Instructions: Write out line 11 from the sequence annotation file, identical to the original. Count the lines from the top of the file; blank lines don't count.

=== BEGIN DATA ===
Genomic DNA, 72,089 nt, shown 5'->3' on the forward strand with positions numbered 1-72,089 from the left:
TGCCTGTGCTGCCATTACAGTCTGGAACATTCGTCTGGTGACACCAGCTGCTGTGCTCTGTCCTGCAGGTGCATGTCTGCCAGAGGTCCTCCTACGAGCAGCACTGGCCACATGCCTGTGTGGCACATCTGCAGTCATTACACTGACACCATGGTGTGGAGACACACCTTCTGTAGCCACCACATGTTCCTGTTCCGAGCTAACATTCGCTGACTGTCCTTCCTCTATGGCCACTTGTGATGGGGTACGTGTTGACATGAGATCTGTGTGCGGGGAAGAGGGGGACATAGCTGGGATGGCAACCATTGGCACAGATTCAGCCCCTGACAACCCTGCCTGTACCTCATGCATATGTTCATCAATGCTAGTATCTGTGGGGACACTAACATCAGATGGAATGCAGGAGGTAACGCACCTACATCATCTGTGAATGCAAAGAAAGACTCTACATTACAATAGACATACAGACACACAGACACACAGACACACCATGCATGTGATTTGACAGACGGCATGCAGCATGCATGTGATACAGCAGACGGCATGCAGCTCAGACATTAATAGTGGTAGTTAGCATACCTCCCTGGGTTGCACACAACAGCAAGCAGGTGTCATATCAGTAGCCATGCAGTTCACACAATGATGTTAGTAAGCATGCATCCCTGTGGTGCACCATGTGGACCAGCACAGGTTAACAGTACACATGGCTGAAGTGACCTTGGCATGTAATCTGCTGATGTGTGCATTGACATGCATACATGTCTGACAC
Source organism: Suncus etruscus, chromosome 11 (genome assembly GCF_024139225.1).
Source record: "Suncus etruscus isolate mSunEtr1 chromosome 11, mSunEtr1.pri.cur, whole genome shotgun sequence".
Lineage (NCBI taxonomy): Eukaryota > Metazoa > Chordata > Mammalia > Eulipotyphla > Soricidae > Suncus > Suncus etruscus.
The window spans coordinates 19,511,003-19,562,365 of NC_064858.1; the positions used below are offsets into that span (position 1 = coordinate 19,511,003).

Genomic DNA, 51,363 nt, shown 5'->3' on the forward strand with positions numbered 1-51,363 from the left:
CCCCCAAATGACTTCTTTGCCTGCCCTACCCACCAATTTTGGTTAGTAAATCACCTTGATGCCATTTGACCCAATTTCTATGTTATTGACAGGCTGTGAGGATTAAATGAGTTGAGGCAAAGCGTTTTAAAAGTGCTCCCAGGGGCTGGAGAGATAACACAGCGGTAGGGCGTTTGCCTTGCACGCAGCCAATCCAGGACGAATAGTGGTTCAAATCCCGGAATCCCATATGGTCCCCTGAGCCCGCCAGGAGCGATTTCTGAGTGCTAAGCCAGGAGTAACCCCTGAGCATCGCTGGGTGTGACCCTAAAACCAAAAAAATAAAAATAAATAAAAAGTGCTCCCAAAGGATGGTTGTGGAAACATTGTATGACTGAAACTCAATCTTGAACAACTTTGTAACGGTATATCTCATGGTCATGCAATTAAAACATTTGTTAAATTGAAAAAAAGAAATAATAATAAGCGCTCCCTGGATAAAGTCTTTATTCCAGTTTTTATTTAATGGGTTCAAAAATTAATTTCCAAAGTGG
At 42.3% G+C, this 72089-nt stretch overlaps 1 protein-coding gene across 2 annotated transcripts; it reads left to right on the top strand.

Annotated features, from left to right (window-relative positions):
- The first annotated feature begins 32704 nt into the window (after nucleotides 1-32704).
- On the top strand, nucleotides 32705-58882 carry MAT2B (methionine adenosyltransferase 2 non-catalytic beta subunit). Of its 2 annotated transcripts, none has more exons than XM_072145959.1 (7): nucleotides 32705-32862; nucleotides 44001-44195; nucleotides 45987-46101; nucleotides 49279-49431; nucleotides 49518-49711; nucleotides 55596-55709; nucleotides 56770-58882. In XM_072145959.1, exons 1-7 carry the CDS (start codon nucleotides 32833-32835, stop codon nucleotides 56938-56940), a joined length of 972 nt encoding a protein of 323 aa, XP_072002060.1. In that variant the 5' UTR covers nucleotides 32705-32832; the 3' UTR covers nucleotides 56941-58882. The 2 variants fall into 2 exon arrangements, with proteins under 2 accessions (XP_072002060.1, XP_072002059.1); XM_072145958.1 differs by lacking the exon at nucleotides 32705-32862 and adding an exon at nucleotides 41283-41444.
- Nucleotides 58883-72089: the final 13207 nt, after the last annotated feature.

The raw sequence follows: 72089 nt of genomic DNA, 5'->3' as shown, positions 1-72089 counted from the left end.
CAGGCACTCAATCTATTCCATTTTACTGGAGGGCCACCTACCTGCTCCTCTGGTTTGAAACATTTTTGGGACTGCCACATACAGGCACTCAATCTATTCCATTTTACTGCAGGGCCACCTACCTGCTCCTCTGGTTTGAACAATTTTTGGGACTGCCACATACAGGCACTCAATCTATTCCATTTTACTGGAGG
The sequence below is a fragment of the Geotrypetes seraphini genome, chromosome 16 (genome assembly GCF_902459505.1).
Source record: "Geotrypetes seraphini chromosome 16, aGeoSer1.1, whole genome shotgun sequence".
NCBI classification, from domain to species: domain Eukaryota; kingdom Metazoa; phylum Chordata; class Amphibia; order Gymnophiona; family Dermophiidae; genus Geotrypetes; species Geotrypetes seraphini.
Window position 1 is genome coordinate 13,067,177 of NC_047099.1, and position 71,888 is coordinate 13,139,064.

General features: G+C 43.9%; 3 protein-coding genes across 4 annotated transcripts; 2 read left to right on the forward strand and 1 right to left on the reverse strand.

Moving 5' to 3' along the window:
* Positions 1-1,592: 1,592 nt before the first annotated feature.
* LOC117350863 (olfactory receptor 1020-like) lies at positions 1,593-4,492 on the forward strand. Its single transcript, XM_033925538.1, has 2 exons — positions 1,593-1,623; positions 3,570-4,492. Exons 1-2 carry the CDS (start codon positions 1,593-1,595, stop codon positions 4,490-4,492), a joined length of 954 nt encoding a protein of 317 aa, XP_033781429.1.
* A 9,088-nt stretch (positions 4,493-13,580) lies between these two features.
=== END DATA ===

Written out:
- The first annotated feature begins 32704 nt into the window (after nucleotides 1-32704).